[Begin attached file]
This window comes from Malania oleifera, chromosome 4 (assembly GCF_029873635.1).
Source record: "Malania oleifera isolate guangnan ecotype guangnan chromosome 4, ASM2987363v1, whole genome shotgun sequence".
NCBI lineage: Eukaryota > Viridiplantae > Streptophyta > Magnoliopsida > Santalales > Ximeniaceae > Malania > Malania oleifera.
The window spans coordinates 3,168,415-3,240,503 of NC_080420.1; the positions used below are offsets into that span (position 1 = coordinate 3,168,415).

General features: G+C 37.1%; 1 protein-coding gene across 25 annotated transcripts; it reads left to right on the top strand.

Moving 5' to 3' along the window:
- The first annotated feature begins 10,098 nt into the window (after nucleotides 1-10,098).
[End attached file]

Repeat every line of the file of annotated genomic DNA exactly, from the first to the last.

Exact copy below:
This window comes from Malania oleifera, chromosome 4 (assembly GCF_029873635.1).
Source record: "Malania oleifera isolate guangnan ecotype guangnan chromosome 4, ASM2987363v1, whole genome shotgun sequence".
NCBI lineage: Eukaryota > Viridiplantae > Streptophyta > Magnoliopsida > Santalales > Ximeniaceae > Malania > Malania oleifera.
The window spans coordinates 3,168,415-3,240,503 of NC_080420.1; the positions used below are offsets into that span (position 1 = coordinate 3,168,415).

General features: G+C 37.1%; 1 protein-coding gene across 25 annotated transcripts; it reads left to right on the top strand.

Moving 5' to 3' along the window:
- The first annotated feature begins 10,098 nt into the window (after nucleotides 1-10,098).